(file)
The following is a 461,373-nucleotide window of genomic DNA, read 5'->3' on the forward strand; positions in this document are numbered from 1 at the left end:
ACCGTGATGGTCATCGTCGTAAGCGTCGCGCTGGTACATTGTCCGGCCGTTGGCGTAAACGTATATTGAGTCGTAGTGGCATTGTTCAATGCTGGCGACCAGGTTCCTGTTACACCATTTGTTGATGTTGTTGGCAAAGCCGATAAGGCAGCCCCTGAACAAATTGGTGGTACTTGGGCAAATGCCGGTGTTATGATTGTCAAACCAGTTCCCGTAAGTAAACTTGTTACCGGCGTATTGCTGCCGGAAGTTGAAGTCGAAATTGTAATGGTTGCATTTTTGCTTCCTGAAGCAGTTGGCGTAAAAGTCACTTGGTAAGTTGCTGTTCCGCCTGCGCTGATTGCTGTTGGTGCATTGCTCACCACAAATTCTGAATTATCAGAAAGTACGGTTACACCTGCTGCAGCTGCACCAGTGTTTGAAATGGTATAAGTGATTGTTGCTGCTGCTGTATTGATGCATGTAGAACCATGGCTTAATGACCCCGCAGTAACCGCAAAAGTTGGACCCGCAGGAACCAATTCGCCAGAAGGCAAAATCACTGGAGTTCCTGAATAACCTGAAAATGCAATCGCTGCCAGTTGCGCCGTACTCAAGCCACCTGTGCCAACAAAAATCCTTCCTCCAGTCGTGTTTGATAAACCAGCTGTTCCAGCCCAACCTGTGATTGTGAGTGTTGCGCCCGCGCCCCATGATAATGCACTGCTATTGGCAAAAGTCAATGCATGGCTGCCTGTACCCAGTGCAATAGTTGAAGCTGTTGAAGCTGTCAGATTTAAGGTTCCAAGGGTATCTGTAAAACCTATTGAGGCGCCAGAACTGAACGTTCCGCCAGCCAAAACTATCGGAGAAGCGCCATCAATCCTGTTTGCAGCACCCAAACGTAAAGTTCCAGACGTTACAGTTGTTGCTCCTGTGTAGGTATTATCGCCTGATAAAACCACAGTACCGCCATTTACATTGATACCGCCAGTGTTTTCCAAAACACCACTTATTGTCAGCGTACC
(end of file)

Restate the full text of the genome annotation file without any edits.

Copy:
The following is a 461,373-nucleotide window of genomic DNA, read 5'->3' on the forward strand; positions in this document are numbered from 1 at the left end:
ACCGTGATGGTCATCGTCGTAAGCGTCGCGCTGGTACATTGTCCGGCCGTTGGCGTAAACGTATATTGAGTCGTAGTGGCATTGTTCAATGCTGGCGACCAGGTTCCTGTTACACCATTTGTTGATGTTGTTGGCAAAGCCGATAAGGCAGCCCCTGAACAAATTGGTGGTACTTGGGCAAATGCCGGTGTTATGATTGTCAAACCAGTTCCCGTAAGTAAACTTGTTACCGGCGTATTGCTGCCGGAAGTTGAAGTCGAAATTGTAATGGTTGCATTTTTGCTTCCTGAAGCAGTTGGCGTAAAAGTCACTTGGTAAGTTGCTGTTCCGCCTGCGCTGATTGCTGTTGGTGCATTGCTCACCACAAATTCTGAATTATCAGAAAGTACGGTTACACCTGCTGCAGCTGCACCAGTGTTTGAAATGGTATAAGTGATTGTTGCTGCTGCTGTATTGATGCATGTAGAACCATGGCTTAATGACCCCGCAGTAACCGCAAAAGTTGGACCCGCAGGAACCAATTCGCCAGAAGGCAAAATCACTGGAGTTCCTGAATAACCTGAAAATGCAATCGCTGCCAGTTGCGCCGTACTCAAGCCACCTGTGCCAACAAAAATCCTTCCTCCAGTCGTGTTTGATAAACCAGCTGTTCCAGCCCAACCTGTGATTGTGAGTGTTGCGCCCGCGCCCCATGATAATGCACTGCTATTGGCAAAAGTCAATGCATGGCTGCCTGTACCCAGTGCAATAGTTGAAGCTGTTGAAGCTGTCAGATTTAAGGTTCCAAGGGTATCTGTAAAACCTATTGAGGCGCCAGAACTGAACGTTCCGCCAGCCAAAACTATCGGAGAAGCGCCATCAATCCTGTTTGCAGCACCCAAACGTAAAGTTCCAGACGTTACAGTTGTTGCTCCTGTGTAGGTATTATCGCCTGATAAAACCACAGTACCGCCATTTACATTGATACCGCCAGTGTTTTCCAAAACACCACTTATTGTCAGCGTACC